How to Use Your Offset Driver

In this article, we are going to assume that you have decided to use an offset driver. When you make that decision, you’ll obviously need to pick one up to add to your bag. Once you own an offset driver, it will be time to head to the driving range to learn how to use it. The tips below should help you make the transition to an offset driver as smooth and successful as possible.

  • Keep things the same. The first ‘adjustment’ you should make is not an adjustment at all – you should just keep things the same and start making some swings. This is part of the beauty of the offset driver; the fact that you don’t necessarily need to make swing changes in order to improve your ball flight. When first getting started, make an effort to swing just as you always do, and check the results. Hopefully, you will see some degree of improvement right away, without doing anything else. You’ll probably need to make some adjustments as you move along, but the best way to get started is to just do what you always do and see how it goes.
  • Consider ball position changes. Now that you have some swings under your belt with this new driver, consider adjusting your ball position if you aren’t quite happy with your current results. Specifically, think about moving the ball up in your stance, closer to your left foot. This is another adjustment which will give you a little more time to square up the club face before impact. If you do move the ball to the left in your stance, be sure to avoid sliding left to reach it in the downswing. This is a common mistake – and a mistake which can contribute to the slice. Even if you are playing the ball pretty far forward in your stance, it is still best to rotate back and through your swing while staying balanced. Lateral movement is almost always a problem in the golf swing, so eliminate as much of it as possible. Feel free to experiment with different ball positions until you find something that improves your ball flight.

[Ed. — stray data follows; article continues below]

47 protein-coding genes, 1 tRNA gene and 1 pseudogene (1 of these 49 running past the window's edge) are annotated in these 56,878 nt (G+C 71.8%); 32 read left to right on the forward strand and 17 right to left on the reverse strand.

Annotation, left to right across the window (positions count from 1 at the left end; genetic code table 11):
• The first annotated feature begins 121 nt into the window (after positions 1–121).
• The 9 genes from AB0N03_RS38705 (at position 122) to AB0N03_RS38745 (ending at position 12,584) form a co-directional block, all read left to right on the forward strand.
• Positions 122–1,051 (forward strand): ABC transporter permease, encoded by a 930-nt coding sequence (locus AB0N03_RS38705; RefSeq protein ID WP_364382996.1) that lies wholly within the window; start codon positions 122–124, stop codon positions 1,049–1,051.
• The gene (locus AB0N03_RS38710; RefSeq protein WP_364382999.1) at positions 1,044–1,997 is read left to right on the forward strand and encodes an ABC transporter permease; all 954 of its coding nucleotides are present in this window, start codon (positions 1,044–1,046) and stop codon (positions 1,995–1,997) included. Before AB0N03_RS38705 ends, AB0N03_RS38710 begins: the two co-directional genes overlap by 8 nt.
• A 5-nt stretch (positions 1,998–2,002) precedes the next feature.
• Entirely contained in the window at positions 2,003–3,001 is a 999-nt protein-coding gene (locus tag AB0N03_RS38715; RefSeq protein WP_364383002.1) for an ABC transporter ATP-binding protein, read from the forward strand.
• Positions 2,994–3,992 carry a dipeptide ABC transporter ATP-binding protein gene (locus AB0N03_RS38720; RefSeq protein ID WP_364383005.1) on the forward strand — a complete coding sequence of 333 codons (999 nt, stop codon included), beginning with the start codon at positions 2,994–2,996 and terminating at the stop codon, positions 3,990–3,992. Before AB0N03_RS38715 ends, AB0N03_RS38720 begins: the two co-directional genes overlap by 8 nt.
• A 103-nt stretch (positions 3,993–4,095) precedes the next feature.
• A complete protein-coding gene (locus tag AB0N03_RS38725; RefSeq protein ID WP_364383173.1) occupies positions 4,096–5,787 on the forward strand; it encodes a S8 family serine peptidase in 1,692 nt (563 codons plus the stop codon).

• Adjust your aim. One of the hidden challenges that comes along with changing your ball flight is learning how to aim your new tee shots. For example, let’s say that using an offset driver has cut your slice in half. Your typical tee shot used to curve 20 yards to the right, and now it is curving just 10 yards. That is a great improvement, but it isn’t going to translate to lower scores until you learn how to aim for this new pattern. You’ve probably gotten used to aiming way out to the left to play for your slice, but that won’t be necessary anymore. Learning to aim properly – and then trusting that aim on the course – is going to take some time.

Nothing in golf comes easy. Even if an offset driver does manage to help you produce longer and straighter drives, you are going to have to put in some work along the way. Keep an open mind during the process, and watch for any signs of improvement. With persistence and practice, better drives may be just around the corner.